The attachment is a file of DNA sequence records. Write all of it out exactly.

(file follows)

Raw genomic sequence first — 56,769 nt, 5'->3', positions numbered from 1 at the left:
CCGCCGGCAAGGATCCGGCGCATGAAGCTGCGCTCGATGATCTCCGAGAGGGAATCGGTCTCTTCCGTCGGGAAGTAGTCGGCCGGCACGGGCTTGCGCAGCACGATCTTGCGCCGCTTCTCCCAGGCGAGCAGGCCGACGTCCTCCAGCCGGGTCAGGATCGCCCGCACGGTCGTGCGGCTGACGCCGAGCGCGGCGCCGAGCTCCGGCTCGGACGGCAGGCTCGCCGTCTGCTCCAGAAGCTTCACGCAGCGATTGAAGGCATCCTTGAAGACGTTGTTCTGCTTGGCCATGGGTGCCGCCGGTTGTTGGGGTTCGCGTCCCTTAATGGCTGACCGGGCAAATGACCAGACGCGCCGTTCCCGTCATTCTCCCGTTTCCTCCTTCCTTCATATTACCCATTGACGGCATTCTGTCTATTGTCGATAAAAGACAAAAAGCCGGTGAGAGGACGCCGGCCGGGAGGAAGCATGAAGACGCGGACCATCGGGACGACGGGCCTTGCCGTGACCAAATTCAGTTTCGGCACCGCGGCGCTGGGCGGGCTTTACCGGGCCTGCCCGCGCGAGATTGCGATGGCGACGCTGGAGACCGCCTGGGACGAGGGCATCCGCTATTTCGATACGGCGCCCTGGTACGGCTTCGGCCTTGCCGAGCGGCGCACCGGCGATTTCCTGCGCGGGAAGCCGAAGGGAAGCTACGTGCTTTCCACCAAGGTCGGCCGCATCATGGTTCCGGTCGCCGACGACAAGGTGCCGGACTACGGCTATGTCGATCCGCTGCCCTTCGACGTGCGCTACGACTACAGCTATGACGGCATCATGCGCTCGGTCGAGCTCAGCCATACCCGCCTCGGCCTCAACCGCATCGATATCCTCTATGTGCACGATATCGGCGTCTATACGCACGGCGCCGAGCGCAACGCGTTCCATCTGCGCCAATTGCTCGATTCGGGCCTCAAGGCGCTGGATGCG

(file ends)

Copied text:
Raw genomic sequence first — 56,769 nt, 5'->3', positions numbered from 1 at the left:
CCGCCGGCAAGGATCCGGCGCATGAAGCTGCGCTCGATGATCTCCGAGAGGGAATCGGTCTCTTCCGTCGGGAAGTAGTCGGCCGGCACGGGCTTGCGCAGCACGATCTTGCGCCGCTTCTCCCAGGCGAGCAGGCCGACGTCCTCCAGCCGGGTCAGGATCGCCCGCACGGTCGTGCGGCTGACGCCGAGCGCGGCGCCGAGCTCCGGCTCGGACGGCAGGCTCGCCGTCTGCTCCAGAAGCTTCACGCAGCGATTGAAGGCATCCTTGAAGACGTTGTTCTGCTTGGCCATGGGTGCCGCCGGTTGTTGGGGTTCGCGTCCCTTAATGGCTGACCGGGCAAATGACCAGACGCGCCGTTCCCGTCATTCTCCCGTTTCCTCCTTCCTTCATATTACCCATTGACGGCATTCTGTCTATTGTCGATAAAAGACAAAAAGCCGGTGAGAGGACGCCGGCCGGGAGGAAGCATGAAGACGCGGACCATCGGGACGACGGGCCTTGCCGTGACCAAATTCAGTTTCGGCACCGCGGCGCTGGGCGGGCTTTACCGGGCCTGCCCGCGCGAGATTGCGATGGCGACGCTGGAGACCGCCTGGGACGAGGGCATCCGCTATTTCGATACGGCGCCCTGGTACGGCTTCGGCCTTGCCGAGCGGCGCACCGGCGATTTCCTGCGCGGGAAGCCGAAGGGAAGCTACGTGCTTTCCACCAAGGTCGGCCGCATCATGGTTCCGGTCGCCGACGACAAGGTGCCGGACTACGGCTATGTCGATCCGCTGCCCTTCGACGTGCGCTACGACTACAGCTATGACGGCATCATGCGCTCGGTCGAGCTCAGCCATACCCGCCTCGGCCTCAACCGCATCGATATCCTCTATGTGCACGATATCGGCGTCTATACGCACGGCGCCGAGCGCAACGCGTTCCATCTGCGCCAATTGCTCGATTCGGGCCTCAAGGCGCTGGATGCG